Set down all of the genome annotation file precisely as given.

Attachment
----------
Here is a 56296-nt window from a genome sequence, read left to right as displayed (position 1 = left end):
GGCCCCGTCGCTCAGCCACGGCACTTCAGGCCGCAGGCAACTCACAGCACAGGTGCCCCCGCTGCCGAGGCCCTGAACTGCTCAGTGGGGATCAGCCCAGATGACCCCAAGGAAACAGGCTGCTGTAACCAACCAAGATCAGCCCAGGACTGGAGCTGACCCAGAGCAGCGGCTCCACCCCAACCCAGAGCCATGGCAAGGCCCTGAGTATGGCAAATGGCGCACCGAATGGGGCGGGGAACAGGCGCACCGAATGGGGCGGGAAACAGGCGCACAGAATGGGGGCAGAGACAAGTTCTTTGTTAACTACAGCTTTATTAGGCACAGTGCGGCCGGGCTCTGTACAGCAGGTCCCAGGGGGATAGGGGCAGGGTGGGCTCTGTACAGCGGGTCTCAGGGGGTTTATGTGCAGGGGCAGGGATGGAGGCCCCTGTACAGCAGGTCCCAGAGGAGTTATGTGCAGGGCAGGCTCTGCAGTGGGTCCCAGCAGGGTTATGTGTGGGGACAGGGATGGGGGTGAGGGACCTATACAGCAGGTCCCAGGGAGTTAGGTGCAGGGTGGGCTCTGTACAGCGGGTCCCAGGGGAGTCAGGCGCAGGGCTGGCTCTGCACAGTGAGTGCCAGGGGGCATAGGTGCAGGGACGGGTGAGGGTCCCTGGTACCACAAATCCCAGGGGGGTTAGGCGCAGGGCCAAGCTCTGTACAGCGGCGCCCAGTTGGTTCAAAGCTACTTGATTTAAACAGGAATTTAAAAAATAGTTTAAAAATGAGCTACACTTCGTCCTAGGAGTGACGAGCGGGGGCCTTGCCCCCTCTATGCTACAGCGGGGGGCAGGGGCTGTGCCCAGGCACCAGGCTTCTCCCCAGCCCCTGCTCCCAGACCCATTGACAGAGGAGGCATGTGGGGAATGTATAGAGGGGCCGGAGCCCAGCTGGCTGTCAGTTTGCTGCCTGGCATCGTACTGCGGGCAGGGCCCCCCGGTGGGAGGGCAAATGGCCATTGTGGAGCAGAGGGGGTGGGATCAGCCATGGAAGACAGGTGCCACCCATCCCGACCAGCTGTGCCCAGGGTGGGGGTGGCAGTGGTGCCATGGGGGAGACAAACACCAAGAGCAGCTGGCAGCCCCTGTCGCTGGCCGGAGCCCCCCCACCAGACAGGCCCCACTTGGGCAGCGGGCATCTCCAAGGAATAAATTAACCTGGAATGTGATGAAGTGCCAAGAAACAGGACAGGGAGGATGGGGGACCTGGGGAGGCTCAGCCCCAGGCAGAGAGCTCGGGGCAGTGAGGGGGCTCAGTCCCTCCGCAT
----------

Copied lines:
Here is a 56296-nt window from a genome sequence, read left to right as displayed (position 1 = left end):
GGCCCCGTCGCTCAGCCACGGCACTTCAGGCCGCAGGCAACTCACAGCACAGGTGCCCCCGCTGCCGAGGCCCTGAACTGCTCAGTGGGGATCAGCCCAGATGACCCCAAGGAAACAGGCTGCTGTAACCAACCAAGATCAGCCCAGGACTGGAGCTGACCCAGAGCAGCGGCTCCACCCCAACCCAGAGCCATGGCAAGGCCCTGAGTATGGCAAATGGCGCACCGAATGGGGCGGGGAACAGGCGCACCGAATGGGGCGGGAAACAGGCGCACAGAATGGGGGCAGAGACAAGTTCTTTGTTAACTACAGCTTTATTAGGCACAGTGCGGCCGGGCTCTGTACAGCAGGTCCCAGGGGGATAGGGGCAGGGTGGGCTCTGTACAGCGGGTCTCAGGGGGTTTATGTGCAGGGGCAGGGATGGAGGCCCCTGTACAGCAGGTCCCAGAGGAGTTATGTGCAGGGCAGGCTCTGCAGTGGGTCCCAGCAGGGTTATGTGTGGGGACAGGGATGGGGGTGAGGGACCTATACAGCAGGTCCCAGGGAGTTAGGTGCAGGGTGGGCTCTGTACAGCGGGTCCCAGGGGAGTCAGGCGCAGGGCTGGCTCTGCACAGTGAGTGCCAGGGGGCATAGGTGCAGGGACGGGTGAGGGTCCCTGGTACCACAAATCCCAGGGGGGTTAGGCGCAGGGCCAAGCTCTGTACAGCGGCGCCCAGTTGGTTCAAAGCTACTTGATTTAAACAGGAATTTAAAAAATAGTTTAAAAATGAGCTACACTTCGTCCTAGGAGTGACGAGCGGGGGCCTTGCCCCCTCTATGCTACAGCGGGGGGCAGGGGCTGTGCCCAGGCACCAGGCTTCTCCCCAGCCCCTGCTCCCAGACCCATTGACAGAGGAGGCATGTGGGGAATGTATAGAGGGGCCGGAGCCCAGCTGGCTGTCAGTTTGCTGCCTGGCATCGTACTGCGGGCAGGGCCCCCCGGTGGGAGGGCAAATGGCCATTGTGGAGCAGAGGGGGTGGGATCAGCCATGGAAGACAGGTGCCACCCATCCCGACCAGCTGTGCCCAGGGTGGGGGTGGCAGTGGTGCCATGGGGGAGACAAACACCAAGAGCAGCTGGCAGCCCCTGTCGCTGGCCGGAGCCCCCCCACCAGACAGGCCCCACTTGGGCAGCGGGCATCTCCAAGGAATAAATTAACCTGGAATGTGATGAAGTGCCAAGAAACAGGACAGGGAGGATGGGGGACCTGGGGAGGCTCAGCCCCAGGCAGAGAGCTCGGGGCAGTGAGGGGGCTCAGTCCCTCCGCAT